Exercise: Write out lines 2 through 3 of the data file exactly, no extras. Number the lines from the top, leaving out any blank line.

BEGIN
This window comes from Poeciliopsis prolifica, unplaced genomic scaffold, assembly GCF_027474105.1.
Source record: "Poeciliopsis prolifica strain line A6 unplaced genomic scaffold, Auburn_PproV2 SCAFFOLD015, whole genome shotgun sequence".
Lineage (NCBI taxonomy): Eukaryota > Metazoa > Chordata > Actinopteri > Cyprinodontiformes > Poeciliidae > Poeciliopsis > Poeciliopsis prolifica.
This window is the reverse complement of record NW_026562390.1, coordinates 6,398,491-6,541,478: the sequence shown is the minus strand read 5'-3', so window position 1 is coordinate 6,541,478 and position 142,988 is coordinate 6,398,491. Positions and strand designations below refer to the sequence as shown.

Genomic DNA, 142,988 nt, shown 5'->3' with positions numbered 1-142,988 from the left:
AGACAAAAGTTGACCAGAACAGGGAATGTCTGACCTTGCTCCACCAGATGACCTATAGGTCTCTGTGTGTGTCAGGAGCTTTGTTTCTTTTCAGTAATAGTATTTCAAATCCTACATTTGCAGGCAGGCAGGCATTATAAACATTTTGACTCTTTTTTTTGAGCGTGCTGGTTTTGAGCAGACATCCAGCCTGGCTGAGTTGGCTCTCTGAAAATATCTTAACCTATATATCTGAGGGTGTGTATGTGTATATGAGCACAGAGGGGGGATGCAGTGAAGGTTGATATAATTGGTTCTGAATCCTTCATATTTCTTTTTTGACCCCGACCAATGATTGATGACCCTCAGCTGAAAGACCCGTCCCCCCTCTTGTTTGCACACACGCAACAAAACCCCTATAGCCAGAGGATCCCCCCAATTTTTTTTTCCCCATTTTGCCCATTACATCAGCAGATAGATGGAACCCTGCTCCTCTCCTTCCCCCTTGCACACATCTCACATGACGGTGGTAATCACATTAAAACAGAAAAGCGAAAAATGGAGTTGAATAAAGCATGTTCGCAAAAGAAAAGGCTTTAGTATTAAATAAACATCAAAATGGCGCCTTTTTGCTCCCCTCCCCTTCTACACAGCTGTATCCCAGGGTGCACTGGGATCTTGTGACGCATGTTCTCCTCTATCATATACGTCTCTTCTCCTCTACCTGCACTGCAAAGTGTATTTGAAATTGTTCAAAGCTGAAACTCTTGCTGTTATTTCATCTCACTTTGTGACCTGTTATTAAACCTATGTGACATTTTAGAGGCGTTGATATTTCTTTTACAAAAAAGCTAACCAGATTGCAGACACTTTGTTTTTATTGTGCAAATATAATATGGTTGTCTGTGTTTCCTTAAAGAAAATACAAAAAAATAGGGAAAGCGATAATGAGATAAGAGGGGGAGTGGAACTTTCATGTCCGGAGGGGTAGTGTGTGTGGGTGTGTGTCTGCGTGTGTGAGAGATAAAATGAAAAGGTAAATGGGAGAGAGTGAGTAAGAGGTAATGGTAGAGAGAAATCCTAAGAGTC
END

Source record: "Poeciliopsis prolifica strain line A6 unplaced genomic scaffold, Auburn_PproV2 SCAFFOLD015, whole genome shotgun sequence".
Lineage (NCBI taxonomy): Eukaryota > Metazoa > Chordata > Actinopteri > Cyprinodontiformes > Poeciliidae > Poeciliopsis > Poeciliopsis prolifica.